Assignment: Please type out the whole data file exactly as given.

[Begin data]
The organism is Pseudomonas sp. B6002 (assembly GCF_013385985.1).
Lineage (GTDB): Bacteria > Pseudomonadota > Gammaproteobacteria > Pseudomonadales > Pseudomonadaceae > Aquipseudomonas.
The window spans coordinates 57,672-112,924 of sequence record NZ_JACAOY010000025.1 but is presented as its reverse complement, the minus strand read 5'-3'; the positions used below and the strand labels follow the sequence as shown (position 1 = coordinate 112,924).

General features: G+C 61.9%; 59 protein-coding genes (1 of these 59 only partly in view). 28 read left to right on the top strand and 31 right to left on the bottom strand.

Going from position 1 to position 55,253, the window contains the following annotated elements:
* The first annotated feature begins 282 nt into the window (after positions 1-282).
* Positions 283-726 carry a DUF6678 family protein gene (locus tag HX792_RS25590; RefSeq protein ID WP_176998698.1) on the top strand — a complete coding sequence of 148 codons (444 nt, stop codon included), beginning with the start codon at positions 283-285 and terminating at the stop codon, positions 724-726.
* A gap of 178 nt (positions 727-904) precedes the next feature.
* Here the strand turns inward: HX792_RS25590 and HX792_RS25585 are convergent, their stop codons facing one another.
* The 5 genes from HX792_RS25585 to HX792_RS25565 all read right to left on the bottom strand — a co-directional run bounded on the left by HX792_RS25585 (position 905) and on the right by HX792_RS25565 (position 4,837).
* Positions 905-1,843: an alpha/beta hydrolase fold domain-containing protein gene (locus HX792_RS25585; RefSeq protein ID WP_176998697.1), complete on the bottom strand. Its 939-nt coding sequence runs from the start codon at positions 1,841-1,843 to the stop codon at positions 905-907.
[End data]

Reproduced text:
The organism is Pseudomonas sp. B6002 (assembly GCF_013385985.1).
Lineage (GTDB): Bacteria > Pseudomonadota > Gammaproteobacteria > Pseudomonadales > Pseudomonadaceae > Aquipseudomonas.
The window spans coordinates 57,672-112,924 of sequence record NZ_JACAOY010000025.1 but is presented as its reverse complement, the minus strand read 5'-3'; the positions used below and the strand labels follow the sequence as shown (position 1 = coordinate 112,924).

General features: G+C 61.9%; 59 protein-coding genes (1 of these 59 only partly in view). 28 read left to right on the top strand and 31 right to left on the bottom strand.

Going from position 1 to position 55,253, the window contains the following annotated elements:
* The first annotated feature begins 282 nt into the window (after positions 1-282).
* Positions 283-726 carry a DUF6678 family protein gene (locus tag HX792_RS25590; RefSeq protein ID WP_176998698.1) on the top strand — a complete coding sequence of 148 codons (444 nt, stop codon included), beginning with the start codon at positions 283-285 and terminating at the stop codon, positions 724-726.
* A gap of 178 nt (positions 727-904) precedes the next feature.
* Here the strand turns inward: HX792_RS25590 and HX792_RS25585 are convergent, their stop codons facing one another.
* The 5 genes from HX792_RS25585 to HX792_RS25565 all read right to left on the bottom strand — a co-directional run bounded on the left by HX792_RS25585 (position 905) and on the right by HX792_RS25565 (position 4,837).
* Positions 905-1,843: an alpha/beta hydrolase fold domain-containing protein gene (locus HX792_RS25585; RefSeq protein ID WP_176998697.1), complete on the bottom strand. Its 939-nt coding sequence runs from the start codon at positions 1,841-1,843 to the stop codon at positions 905-907.